According to ‘dual-route’ models of reading, there are two separate mechanisms; the lexical route and the sublexical route (Joubert and Lecours, 2000). In the lexical route, words are recognized from their holistic form. In the sublexical route, the written words or non-words are converted in a different way from the written form into their phonological form. The sublexical route is assumed to include the following three stages: graphemic parsing, graphophonemic conversion, and phoneme blending. The dual route models are often used to explain reading disorders in which the grapheme-to-phoneme conversion is at fault. For example, in phonological dyslexia, non-word reading shows a deficit while word reading remains intact (Cestnick and Coltheart, 1999; Southwood and Chatterjee, 2001). In another study, Ferrand (2000) found longer latency for naming multi-syllabic low frequency words and non-words in French than naming their monosyllabic counterpart but no such effect is found in high frequency words. Taken the arguments from the two studies together, the lexicalization of high frequency words depends largely on the lexical route while that of low frequency words and non-words depends largely on the sublexical route. In Packman et al.'s (2001) study, the words in the English passages are high frequency words which would be processed differently from low frequency words or non-words. Furthermore, there are studies relating word frequency and stuttering rate in reading (Schlesinger, Forte, Fried and Melkman, 1965; Soderberg, 1966) where low frequency words are stuttered more than high frequency words which may have arisen from the lexical/sublexical route difference. A better study should control word frequency and compare reading of low frequency words with non-words.

Stress assignment

The authors have advocated elsewhere a theory based on the role of syllabic stress and its variability on the speech motor system in stuttering (Packman, Onslow, Richard and Van Doorn, 1996). This component of stress assignment is not addressed by Packman et al. (2001) even though stress placement on non-words may affect whether words are stuttered (Wingate, 1984; Klouda and Cooper, 1988).

When constructing the non-word passages, Packman et al. (2001) tried to make the passages similar to the real word passage in term of properties of the initial syllable and the number of syllables in a word. The stress pattern of words and the sentential stress pattern were not, however, taken into account. In the non-word passages, there is no distinction between function and content words where the former usually carries no stress. The counterparts of the function words in the non-word passages, on the other hand, may be stressed by the readers. In Packman et al.'s study, the non-word counterparts of ONTO are ANKEE and UNLAR and those of INTO are ANTAY and UNDOR. The structures of the four non-words resemble the structures of content words more than those of function words. Recent work on dual route models by Rastle and Colheart (2000) addresses the assignment of stress and vowel reduction on disyllabic non-words. The authors present rules that native readers could have used to assign stress to those non-words. The main rule of their computation model assigns stress to the final syllable if prefix-like sequences are found. The four non-words ANKEE, UNLAR, ANTAY and UNDOR have either ‘AN’ or ‘UN’ prefix and will receive word stress on the final syllable under Rastle and Colheart's model. On the other hand, the function words ‘onto’ and ‘into’ in the passage are normally not stressed.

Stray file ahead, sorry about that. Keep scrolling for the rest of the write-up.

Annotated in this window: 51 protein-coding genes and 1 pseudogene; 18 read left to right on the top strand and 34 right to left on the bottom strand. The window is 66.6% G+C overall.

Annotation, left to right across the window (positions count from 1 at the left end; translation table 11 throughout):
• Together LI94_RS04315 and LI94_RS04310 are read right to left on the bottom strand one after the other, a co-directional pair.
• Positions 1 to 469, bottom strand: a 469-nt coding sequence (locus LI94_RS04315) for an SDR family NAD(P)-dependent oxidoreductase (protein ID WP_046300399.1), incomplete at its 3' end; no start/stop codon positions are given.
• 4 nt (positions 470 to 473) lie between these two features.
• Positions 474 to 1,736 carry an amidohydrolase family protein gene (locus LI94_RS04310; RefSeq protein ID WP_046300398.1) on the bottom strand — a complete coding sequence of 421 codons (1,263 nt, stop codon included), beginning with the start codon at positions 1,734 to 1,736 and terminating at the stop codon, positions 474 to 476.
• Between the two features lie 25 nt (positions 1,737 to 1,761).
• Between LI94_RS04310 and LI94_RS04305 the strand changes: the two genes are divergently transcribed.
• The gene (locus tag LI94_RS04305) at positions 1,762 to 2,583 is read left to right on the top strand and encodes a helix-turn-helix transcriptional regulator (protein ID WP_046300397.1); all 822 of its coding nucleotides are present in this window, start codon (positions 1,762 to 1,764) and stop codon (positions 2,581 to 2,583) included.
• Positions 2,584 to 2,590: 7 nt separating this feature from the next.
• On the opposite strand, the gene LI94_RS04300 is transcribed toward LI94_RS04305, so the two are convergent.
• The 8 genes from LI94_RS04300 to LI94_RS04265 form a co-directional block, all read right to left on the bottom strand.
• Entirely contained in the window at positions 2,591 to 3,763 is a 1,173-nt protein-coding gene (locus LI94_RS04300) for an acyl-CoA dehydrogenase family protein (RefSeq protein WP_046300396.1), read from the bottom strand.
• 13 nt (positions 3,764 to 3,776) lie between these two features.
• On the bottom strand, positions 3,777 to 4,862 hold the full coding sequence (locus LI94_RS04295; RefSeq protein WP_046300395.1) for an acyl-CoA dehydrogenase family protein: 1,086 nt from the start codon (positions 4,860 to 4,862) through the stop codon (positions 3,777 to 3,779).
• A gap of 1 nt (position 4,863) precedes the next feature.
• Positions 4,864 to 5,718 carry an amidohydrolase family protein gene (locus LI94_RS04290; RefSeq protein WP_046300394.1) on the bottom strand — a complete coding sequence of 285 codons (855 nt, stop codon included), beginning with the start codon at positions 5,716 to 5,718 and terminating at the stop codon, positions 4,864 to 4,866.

The non-word passages were punctuated in the same way as the real word passage but it would be difficult to predict how readers use this to assign stress on the sentential level if at all. The role of word stress assignment is considered as part of the phonological encoding process (Rastle and Colheart, 2000) which Packman et al. have ignored in the discussion of their results.

Phonological encoding

Next, we consider how ignoring phonological enconding impacts on the evaluation of theories of stuttering. Packman et al.'s (2001) experimental design focused its attention on the work by Au-Yeung et al. (1998). They quoted from Au-Yeung et al. (1998, p. 1028) on the stuttering of content words where the articulatory planning is slower than for function words because of ‘their more complex semantic content, their phonetic composition, and their greater length’. In designing the non-word reading task, Packman et al. purposefully eliminated the semantic content and equated the phonetic composition and length of all words. Recent work by Howell and colleagues has further specified the source of the difficulty. Howell, Au-Yeung and Sackin (2000) quantify the difficulty on content words by their phonological properties. Howell and Au-Yeung (in press) go into further detail about the timing asynchrony between the planning (including phonological encoding) and the execution of the plans which leads to dysfluency.